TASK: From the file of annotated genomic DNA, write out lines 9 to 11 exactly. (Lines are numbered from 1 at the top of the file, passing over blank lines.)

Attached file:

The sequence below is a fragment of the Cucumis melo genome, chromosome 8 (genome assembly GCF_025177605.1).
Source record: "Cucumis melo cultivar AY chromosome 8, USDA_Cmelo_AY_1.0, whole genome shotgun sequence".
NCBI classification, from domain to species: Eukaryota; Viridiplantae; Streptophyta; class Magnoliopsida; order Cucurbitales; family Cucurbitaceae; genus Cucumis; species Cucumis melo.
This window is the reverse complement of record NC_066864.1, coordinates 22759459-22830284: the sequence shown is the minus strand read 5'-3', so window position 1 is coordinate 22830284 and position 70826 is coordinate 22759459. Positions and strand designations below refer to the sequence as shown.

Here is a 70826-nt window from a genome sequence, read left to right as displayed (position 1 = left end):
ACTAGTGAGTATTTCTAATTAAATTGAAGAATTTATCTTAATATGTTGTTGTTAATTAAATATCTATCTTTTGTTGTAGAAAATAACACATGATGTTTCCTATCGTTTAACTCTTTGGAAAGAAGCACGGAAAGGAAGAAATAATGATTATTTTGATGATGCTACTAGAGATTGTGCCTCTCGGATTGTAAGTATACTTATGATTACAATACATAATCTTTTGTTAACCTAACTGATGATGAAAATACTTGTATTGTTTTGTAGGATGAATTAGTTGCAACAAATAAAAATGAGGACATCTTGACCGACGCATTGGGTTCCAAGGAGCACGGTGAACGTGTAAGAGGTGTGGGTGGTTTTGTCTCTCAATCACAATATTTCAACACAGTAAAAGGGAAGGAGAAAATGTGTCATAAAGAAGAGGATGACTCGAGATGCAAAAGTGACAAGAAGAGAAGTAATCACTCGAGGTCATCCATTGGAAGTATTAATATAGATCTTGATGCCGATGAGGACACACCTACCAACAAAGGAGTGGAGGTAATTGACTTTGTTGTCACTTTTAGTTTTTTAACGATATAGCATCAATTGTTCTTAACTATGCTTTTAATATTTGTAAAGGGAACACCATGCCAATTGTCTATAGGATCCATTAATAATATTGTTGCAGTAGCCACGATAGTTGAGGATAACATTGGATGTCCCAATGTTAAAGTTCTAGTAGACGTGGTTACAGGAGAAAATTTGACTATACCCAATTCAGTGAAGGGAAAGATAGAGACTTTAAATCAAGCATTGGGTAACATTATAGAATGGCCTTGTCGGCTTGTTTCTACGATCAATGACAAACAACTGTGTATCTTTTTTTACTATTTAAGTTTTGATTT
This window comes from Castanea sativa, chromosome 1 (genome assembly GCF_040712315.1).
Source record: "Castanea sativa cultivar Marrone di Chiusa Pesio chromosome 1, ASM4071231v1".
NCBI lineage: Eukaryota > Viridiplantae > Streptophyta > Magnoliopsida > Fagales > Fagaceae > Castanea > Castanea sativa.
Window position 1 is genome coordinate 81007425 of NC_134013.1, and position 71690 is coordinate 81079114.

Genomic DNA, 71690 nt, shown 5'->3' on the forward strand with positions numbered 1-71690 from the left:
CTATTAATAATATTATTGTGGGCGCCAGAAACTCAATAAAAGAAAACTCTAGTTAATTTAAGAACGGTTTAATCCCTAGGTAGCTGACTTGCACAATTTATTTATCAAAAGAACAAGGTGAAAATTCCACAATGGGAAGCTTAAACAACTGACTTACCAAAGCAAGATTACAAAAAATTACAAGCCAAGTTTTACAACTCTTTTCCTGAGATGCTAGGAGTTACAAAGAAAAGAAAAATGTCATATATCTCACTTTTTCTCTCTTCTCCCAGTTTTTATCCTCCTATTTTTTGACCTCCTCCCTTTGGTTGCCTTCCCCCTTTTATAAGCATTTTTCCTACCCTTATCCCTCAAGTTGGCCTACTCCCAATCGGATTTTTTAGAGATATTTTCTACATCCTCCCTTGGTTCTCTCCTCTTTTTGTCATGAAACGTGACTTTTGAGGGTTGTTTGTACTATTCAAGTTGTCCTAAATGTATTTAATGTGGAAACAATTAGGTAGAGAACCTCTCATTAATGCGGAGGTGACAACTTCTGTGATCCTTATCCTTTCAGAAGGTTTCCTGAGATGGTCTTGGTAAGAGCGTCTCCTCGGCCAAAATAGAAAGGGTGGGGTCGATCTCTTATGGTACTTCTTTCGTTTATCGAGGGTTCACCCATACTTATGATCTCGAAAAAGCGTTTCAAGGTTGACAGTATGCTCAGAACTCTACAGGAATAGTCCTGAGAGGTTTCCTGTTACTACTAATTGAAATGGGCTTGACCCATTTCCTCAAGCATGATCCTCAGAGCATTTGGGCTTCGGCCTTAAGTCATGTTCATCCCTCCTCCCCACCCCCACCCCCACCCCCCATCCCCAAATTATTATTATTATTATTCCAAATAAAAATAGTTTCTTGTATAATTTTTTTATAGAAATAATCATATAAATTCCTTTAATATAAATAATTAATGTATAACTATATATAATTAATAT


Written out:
NCBI lineage: Eukaryota > Viridiplantae > Streptophyta > Magnoliopsida > Fagales > Fagaceae > Castanea > Castanea sativa.
Window position 1 is genome coordinate 81007425 of NC_134013.1, and position 71690 is coordinate 81079114.

Genomic DNA, 71690 nt, shown 5'->3' on the forward strand with positions numbered 1-71690 from the left: